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Improving Buddhism

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Ancestor Worship and Improved Buddhism

The words 'ancestor worship' bring to mind some oriental practices that involve some formal methods of venerating ancestors, mostly recently deceased ones. This post is about the general concept of venerating or honoring ancestors, which seems to be a very universal phenomena. The exact words themselves refer to the traditional, thousands-of-years-old Chinese practices relating to the deceased members of a clan. There are specific burial rites, mourning practices, praying rituals, and other activities that connect the living with the dead, and these differ according to the social rank of the deceased person. On the supernatural side, some commentators talk about everyone having two souls, one of which departs for some blissful region after death, while the other soul stays behind to monitor what goes on near their former living area.

 

Virtually all cultures have elaborate ceremonies involving the dead, usually not just for burial, but for remembrance. Mexico is home of the world-famous “Dia de Muertos”, the day of the dead, an official Mexican holiday. This tradition grew from an Aztec one, existing long before Spanish conquest, and this in turn seems to have originated with the Mayas. No doubt there is a longer lineage. The “Dia de Muertos” happens nowadays around November 1st, which is the same day the Spanish and other Europeans used for Halloween, when departed spirits came back to visit the Earth, which is actually an ancient European tradition.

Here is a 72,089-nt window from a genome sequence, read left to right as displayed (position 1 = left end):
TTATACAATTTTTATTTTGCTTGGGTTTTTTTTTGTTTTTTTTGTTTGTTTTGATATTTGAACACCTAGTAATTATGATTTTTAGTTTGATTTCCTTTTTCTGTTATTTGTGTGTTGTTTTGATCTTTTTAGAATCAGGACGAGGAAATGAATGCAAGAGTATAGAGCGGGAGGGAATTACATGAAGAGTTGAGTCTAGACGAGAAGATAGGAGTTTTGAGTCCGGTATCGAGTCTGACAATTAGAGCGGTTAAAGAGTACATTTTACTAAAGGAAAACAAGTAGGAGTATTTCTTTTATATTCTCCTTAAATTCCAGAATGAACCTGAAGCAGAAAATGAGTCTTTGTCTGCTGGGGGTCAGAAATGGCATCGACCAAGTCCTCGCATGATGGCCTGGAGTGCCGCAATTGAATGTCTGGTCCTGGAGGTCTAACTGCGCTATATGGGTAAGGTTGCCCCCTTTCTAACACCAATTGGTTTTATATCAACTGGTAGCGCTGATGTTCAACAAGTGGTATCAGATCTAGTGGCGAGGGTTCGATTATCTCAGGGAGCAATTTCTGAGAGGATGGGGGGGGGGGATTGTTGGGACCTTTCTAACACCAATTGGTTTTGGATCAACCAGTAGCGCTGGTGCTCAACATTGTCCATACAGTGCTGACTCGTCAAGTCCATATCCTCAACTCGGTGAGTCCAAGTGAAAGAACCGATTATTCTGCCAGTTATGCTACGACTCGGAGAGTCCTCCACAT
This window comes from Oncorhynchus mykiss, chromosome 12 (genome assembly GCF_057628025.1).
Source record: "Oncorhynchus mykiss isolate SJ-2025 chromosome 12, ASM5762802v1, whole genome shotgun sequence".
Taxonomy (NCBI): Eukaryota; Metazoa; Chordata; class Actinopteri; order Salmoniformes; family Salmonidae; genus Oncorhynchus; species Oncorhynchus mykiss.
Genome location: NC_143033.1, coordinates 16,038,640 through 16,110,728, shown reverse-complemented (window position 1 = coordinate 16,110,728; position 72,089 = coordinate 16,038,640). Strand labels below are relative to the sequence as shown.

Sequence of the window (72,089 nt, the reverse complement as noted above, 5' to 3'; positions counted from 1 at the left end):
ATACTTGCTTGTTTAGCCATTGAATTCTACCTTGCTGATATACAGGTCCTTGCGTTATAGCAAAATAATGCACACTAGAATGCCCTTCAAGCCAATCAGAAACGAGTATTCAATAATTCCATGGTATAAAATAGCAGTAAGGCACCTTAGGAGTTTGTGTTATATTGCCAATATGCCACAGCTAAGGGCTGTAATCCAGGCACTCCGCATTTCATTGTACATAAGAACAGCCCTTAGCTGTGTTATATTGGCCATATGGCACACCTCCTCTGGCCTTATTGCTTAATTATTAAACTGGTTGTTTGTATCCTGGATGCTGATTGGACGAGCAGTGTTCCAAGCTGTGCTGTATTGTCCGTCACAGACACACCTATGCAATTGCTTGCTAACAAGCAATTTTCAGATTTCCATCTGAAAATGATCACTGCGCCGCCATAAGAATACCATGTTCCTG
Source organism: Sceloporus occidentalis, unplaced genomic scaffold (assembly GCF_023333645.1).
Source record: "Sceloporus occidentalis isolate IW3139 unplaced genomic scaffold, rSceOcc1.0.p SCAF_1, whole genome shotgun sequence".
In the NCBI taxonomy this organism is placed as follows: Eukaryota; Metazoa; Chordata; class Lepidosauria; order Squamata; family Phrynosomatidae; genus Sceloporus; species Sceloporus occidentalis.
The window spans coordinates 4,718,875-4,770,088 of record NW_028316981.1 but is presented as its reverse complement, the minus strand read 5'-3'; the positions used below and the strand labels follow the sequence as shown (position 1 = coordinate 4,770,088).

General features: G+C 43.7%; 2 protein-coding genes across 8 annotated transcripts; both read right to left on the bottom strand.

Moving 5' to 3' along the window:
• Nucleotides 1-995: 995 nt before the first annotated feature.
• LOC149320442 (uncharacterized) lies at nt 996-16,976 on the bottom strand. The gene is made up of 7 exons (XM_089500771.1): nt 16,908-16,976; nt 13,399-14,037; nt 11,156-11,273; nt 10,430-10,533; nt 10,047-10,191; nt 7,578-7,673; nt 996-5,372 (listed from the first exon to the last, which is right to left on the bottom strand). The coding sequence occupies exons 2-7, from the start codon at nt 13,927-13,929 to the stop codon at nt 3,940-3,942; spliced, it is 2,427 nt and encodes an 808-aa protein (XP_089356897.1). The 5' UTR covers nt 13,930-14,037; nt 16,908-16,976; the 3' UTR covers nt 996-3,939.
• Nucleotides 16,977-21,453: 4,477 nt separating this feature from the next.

Other cultures do not use the annual calendar to mark the time of venerating and remembering the dead, but instead fixed periods after the date of death. In the Russian Orthodox tradition, and older Russian culture itself, commemoration of the dead occurs on the third, ninth and 40th days after death. Relatives and friends gather together on these days to dine together and talk about their memories of the departed. Forty is a special number in Russian, and it has a special word for it, unlike those for 30, 50, 60 and so on, probably indicating it was regarded as special for centuries before the language was codified. It is a special word in some other languages as well, implying some commonality.

 

Since Buddhism has absorbed the concept of reincarnation from the predecessor Indian religions, there are not rituals embedded in it for tending to the deceased, or commemorating them. Instead, regional rituals prevail. For example, in Laos, there is a 'ghost month', when departed spirits come back to the Earth and have to be catered to.

 

The common explanation of these rituals, including burial ceremonies, cemeteries, commemorative dates, annual events and more is that they are to help the dead's spirit find peace or move on to a better life when reincarnated, as well as to help those left behind to weather their grief. But there is undoubtedly more to it.